Green Transport Corridors Project
I began work on this project in January 2015 whilst I continued to pursue the development of Rooted in Hull and other interests.
The Green Transport Corridors Project is an exciting development that has the potential to make a significant contribution to ecological connectivity and resilience through influencing the management of the transport infrastructure soft estate in England, around 80 000 hectares of land. More information here
Rooted in Hull
In 2013, I was invited to work with the Federation of City Farms and Community Gardens (FCFCG) and Hull City Council to develop a concept for an innovative City Farm to be located in the heart of Hull. Working with Adrian Fisher, I completed a feasibility study to consider how this could be achieved. Adrian and I felt that the concept we created was too good not to do, so we set up Rooted in Hull, a not for profit company to develop this project from concept to reality. More on this here
Biofuels Development Project
I was employed by the RSPB to assess the viability of creating a biofuel product from waste biomass produced through nature conservation management in the Humberhead Levels. My work involved engaging with the regional partnership to assess volume, type and location of conservation biomass and potential markets for it. For example, biomass briquettes made from reed cut as part of the management cycle ot reedbeds at RSPB Blacktoft Sands. The post was funded through the Humberhead Levels Nature Improvement Area (NIA)
The project completed in January 2015 and my full project report can be seen here
Wyre Community Land Trust
In 2008, a chance meeting led me to the Wyre Community Land Trust, a Social Enterprise, community supported farm and landscape restoration project in the heart of the Wyre Forest. The Trust was a partner in the Grow with Wyre Landscape Partnership Scheme and needed to build capacity to deliver orchard and meadow restoration projects. Taking on the role as Farm Manager, working closely with John Iles, Managing Director, I developed the farm from a holding of around 30 acres of meadows and traditional orchards with six cows to a complex multi-site conservation grazing scheme.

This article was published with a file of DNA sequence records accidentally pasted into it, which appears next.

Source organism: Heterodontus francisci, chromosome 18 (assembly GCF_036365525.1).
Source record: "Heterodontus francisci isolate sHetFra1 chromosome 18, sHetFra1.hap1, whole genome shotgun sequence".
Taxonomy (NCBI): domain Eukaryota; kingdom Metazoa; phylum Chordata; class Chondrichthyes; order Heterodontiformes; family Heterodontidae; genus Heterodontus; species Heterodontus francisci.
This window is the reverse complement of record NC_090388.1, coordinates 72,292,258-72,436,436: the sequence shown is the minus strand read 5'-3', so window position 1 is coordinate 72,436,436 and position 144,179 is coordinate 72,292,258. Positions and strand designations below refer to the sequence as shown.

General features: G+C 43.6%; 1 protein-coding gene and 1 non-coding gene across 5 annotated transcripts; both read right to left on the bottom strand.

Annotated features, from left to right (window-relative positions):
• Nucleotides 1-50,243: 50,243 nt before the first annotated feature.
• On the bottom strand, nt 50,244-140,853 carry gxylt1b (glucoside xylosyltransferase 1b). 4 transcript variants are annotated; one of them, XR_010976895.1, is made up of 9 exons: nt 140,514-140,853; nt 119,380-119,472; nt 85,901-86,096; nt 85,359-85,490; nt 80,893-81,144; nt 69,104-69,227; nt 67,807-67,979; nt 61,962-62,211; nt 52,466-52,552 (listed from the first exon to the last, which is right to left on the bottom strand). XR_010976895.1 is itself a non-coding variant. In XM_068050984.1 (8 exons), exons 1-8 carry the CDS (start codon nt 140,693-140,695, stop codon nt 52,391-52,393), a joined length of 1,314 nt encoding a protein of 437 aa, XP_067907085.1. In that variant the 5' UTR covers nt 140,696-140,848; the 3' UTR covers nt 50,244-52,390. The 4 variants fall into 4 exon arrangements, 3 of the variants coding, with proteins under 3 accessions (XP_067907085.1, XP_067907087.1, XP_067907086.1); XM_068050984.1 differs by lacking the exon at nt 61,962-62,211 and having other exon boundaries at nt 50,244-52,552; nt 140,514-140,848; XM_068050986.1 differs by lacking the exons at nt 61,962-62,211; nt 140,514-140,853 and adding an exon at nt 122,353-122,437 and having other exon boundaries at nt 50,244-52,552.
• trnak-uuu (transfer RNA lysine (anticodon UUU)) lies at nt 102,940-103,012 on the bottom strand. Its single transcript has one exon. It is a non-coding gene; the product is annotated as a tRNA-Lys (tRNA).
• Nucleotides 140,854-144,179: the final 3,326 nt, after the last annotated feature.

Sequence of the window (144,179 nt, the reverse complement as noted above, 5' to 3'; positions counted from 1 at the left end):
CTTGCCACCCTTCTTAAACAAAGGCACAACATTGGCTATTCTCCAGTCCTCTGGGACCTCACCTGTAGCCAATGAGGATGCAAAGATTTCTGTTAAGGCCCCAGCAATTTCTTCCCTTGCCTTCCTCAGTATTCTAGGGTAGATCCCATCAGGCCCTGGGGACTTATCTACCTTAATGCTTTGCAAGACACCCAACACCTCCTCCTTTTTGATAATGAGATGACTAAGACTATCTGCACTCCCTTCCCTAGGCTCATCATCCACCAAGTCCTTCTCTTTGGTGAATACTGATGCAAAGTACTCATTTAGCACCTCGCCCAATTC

Key statistics on leaving:
- over 70 fields
- in excess of 400 acres
- Land in 22 locations
- 15 different land owners
- 50 head, pedigree herd of Dexter cattle.
To enable this to happen, I worked closely with our vets, AHVLA, Natural England, Forestry Commission, local authorities, Worcestershire Wildlife Trust as well as many landowners. I put together and managed several Higher Level Environmental Stewardship Schemes including several group applications and set up and managed a volunteer programme for both the farm and for Natural England. Through various funding mechanisms I ran training courses and employed trainees and apprentices which all helped to deliver project outcomes.
The Trust acted as an intermediary between Natural England and many small landowners, giving advice and carrying out management of traditional orchards and species rich grassland designated as SSSI for which my skills and experience of grazing livestock for nature conservation and my knowledge of veteran trees gained earlier in my career was invaluable.
I still try and get over to the farm at least once a year to do a bit of pruning to keep my hand in and soak up the forest environment.
Burnham Beeches NNR
In 2000, I was employed at Burnham Beeches National Nature Reserve, owned and managed by the City of London but located in South Buckinghamshire just a few miles from Slough. I worked at the Beeches for eight years managing the conservation grazing scheme set up to help restore the heath and wood pasture that comprises the ancient common, and to support the management work on the veteran beech pollards. While at the Beeches I also completed an Masters degree in Protected Area Management at Birkbeck University.
Staunton Country Park
From 1996 to 2000 I worked as a Ranger for Hampshire County Council Countryside Service, one of the leading county ranger services in the country. I spent four years with the county at Staunton Country Park in East Hampshire, a 2000 acre site with landscaped gardens, lake, farm and historic buildings.
Staunton Country Park played an important role in my formative years in conservation and I have fond memories of the place. It is a super country park and if we have time, I try to fit in a visit there with my children when visiting family in the area.
Representing Rooted in Hull, in 2015 I worked with the University of Hull to support a visit by a delegation from Hull’s Sister City, Raleigh in the USA. The visit set out to re- build connections between the two cities in advance of the 30th anniversary of connection in 2016. My role before and during the visit was to make connections and introductions between local organisations and businesses linked to food and community and the delegation with a view to building partnerships over the following years. Subsequently, my co-director for Rooted in Hull and I were invited to Raleigh to further develop this relationship.
Innovation in Conservation Grazing Conference 2015:
I was contracted by Natural England to organize and deliver and facilitate a conference in February 2015.
Farm walk series:
Following my move to East Yorkshire, I set ups a series of farm walks in partnership with Grazing Advice Partnership (GAP) as an extension of their online forum to exchange ideas and share knowledge face to face. Farm Walks Programme 2014
I have a few other ideas I would like to follow up but there are only so many hours in the day. The most important thing is, a Bob Marley said,
“love the life you live.
live the life you love.”